Obituary: Terry Callier
Cult jazz-folk songwriter's occasional reign comes to an end aged 67
Words Alex Denney
TERRY CALLIER, mystic jazz-folk veteran and a man who has been called “the lost genius of Chicago soul”, has died at the age of 67.
Born and raised in the same project neighbourhood as childhood friends Curtis Mayfield and Impressions cohort Jerry Butler, Callier began singing with doo wop outfits aged 12, and signed with Chess Records when he was just 17, scoring a hit with his first single ‘Look At Me Now’ in 1963.
Invited to tour with Etta James and Muddy Waters across the US, he was denied permission to hit the road by his mother, a decision which Callier said led him to blank her for a month, but for which he was grateful in retrospect.
Feeling drawn to the folk explosion of the mid-sixties while attending college in Chicago, Callier began playing coffee houses with a style influenced by Bob Dylan, Fred Neil and John Coltrane, whose music at one show he’d witnessed seemed to contain all of “heaven, hell, [and] whatever’s in between”.
In 1964, Callier met Prestige label producer Samuel Charters, and the two cut Callier’s debut, The New Folk Sound Of Terry Callier, the following year. Frustratingly, Charters took the masters out on a three-year trip to Mexico, and the record went unreleased until 1968.
He was contacted by Chess producer/arranger Charles Stepney, who had worked on ‘Look At Me Now’, to write for The Dells in 1971, and co-wrote their minor hit ‘The Love We Had (Stays On My Mind)’ alongside Jerry Butler. Stepney offered to record some solo material with Callier, and the two went on to make a defining run of releases including Occasional Rain, What Color Is Love and I Just Can’t Help Myself, on Chess’s Cadet subsidiary.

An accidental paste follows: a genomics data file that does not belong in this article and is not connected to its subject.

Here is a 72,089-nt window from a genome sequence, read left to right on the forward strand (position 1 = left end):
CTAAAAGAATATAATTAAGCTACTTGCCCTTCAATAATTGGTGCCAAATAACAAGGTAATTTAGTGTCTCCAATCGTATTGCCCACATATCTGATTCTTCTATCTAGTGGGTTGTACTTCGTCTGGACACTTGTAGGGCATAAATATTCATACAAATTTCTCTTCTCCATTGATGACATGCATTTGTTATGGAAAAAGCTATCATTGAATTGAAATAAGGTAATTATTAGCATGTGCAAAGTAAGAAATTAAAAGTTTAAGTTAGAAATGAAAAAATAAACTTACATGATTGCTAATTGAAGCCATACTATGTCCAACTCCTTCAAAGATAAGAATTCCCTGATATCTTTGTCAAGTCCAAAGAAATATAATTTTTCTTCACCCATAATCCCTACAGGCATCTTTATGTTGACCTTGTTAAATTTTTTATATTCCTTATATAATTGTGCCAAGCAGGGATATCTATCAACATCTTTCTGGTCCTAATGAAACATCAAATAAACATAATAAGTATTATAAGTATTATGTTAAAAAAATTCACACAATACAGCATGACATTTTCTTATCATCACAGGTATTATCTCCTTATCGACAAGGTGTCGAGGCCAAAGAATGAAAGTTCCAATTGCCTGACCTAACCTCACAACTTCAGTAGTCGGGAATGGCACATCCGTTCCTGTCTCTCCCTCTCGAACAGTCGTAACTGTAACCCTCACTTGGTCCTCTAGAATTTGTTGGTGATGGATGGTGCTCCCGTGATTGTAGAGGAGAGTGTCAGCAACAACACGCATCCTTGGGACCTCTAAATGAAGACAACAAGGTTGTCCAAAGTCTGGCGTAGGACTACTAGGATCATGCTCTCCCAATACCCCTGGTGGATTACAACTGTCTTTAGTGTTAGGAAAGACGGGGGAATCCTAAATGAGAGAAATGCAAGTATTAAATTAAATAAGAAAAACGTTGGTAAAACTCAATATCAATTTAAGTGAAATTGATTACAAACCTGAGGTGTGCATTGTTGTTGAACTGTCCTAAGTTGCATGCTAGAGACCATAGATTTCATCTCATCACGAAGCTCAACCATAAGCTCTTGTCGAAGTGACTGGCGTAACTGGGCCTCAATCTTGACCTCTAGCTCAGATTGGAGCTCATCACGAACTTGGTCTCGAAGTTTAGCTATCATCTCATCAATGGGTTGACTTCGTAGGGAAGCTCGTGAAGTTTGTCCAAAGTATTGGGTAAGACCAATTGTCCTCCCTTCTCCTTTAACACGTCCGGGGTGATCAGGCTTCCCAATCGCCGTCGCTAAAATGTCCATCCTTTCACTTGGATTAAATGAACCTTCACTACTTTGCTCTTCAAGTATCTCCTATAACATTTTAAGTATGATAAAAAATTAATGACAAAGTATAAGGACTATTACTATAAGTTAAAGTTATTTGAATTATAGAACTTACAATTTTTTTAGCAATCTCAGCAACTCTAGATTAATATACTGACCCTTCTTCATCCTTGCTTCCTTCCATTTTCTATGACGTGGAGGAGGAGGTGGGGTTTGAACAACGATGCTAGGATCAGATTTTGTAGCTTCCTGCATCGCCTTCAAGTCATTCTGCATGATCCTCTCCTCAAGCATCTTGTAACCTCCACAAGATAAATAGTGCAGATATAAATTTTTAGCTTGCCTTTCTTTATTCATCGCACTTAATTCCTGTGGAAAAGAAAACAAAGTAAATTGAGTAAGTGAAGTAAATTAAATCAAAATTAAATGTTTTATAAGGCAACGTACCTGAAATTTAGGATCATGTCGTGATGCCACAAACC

Despite the acclaim that met these releases — which are very much of a piece with an era which produced such spiritually attuned fare as What’s Going On, Goodbye And Hello and Astral Weeks — Callier failed to shift many records, and he retired from the business in 1983, taking work as a computer programmer at the University of Chicago.
His music was rediscovered as part of the UK rare groove scene of the late-’80s, and he began recording again after the Acid Jazz label started reissuing some of his classic releases. Indeed, Callier split his later years between London and Chicago, and he made music with a slew of enamoured Brits including Massive Attack, Paul Weller, Beth Orton and even darkside drum’n’bassers 4 Hero.
His 1998 album, Timepeace, landed him the United Nations’ Time For Peace award for outstanding artistic achievement contributing to world peace.
Asked about his late-period career resurrection by the Chicago Sun Times in 1996, Callier said: “People respond to me because I’m a throwback to an older tradition that believed you should do more than sing a song for an audience, that you should make people feel something. You can make accessible music and still sing about love and peace and truth and life and death. In the end, those are the only things that matter.”
Terry Callier, May 24, 1945 – October 28, 2012